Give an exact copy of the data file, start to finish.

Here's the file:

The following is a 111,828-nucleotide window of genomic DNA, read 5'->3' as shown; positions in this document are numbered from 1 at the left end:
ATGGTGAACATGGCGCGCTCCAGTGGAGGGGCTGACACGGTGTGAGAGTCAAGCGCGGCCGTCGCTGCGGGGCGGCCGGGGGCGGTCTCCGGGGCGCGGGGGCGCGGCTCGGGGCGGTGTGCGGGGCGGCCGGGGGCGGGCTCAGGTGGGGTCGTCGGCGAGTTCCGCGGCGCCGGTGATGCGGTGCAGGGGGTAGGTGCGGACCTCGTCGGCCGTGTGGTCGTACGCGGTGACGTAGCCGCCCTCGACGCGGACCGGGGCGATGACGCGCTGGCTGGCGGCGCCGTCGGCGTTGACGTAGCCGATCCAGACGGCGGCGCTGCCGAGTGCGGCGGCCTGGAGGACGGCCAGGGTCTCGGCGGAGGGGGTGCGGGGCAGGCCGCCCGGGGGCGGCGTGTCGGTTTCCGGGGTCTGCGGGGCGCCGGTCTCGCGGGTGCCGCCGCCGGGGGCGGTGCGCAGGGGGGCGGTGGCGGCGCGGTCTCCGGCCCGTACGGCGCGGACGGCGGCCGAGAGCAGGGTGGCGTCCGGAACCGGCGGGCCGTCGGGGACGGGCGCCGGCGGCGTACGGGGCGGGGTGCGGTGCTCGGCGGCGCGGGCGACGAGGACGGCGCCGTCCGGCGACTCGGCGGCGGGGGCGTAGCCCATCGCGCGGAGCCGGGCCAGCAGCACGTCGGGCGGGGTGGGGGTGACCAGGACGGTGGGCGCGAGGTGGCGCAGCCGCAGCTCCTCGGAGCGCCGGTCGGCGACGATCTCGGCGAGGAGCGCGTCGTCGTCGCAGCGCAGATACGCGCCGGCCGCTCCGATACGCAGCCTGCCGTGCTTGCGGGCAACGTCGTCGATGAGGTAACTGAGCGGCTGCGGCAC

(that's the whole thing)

The following is a 111,828-nucleotide window of genomic DNA, read 5'->3' as shown; positions in this document are numbered from 1 at the left end:
ATGGTGAACATGGCGCGCTCCAGTGGAGGGGCTGACACGGTGTGAGAGTCAAGCGCGGCCGTCGCTGCGGGGCGGCCGGGGGCGGTCTCCGGGGCGCGGGGGCGCGGCTCGGGGCGGTGTGCGGGGCGGCCGGGGGCGGGCTCAGGTGGGGTCGTCGGCGAGTTCCGCGGCGCCGGTGATGCGGTGCAGGGGGTAGGTGCGGACCTCGTCGGCCGTGTGGTCGTACGCGGTGACGTAGCCGCCCTCGACGCGGACCGGGGCGATGACGCGCTGGCTGGCGGCGCCGTCGGCGTTGACGTAGCCGATCCAGACGGCGGCGCTGCCGAGTGCGGCGGCCTGGAGGACGGCCAGGGTCTCGGCGGAGGGGGTGCGGGGCAGGCCGCCCGGGGGCGGCGTGTCGGTTTCCGGGGTCTGCGGGGCGCCGGTCTCGCGGGTGCCGCCGCCGGGGGCGGTGCGCAGGGGGGCGGTGGCGGCGCGGTCTCCGGCCCGTACGGCGCGGACGGCGGCCGAGAGCAGGGTGGCGTCCGGAACCGGCGGGCCGTCGGGGACGGGCGCCGGCGGCGTACGGGGCGGGGTGCGGTGCTCGGCGGCGCGGGCGACGAGGACGGCGCCGTCCGGCGACTCGGCGGCGGGGGCGTAGCCCATCGCGCGGAGCCGGGCCAGCAGCACGTCGGGCGGGGTGGGGGTGACCAGGACGGTGGGCGCGAGGTGGCGCAGCCGCAGCTCCTCGGAGCGCCGGTCGGCGACGATCTCGGCGAGGAGCGCGTCGTCGTCGCAGCGCAGATACGCGCCGGCCGCTCCGATACGCAGCCTGCCGTGCTTGCGGGCAACGTCGTCGATGAGGTAACTGAGCGGCTGCGGCAC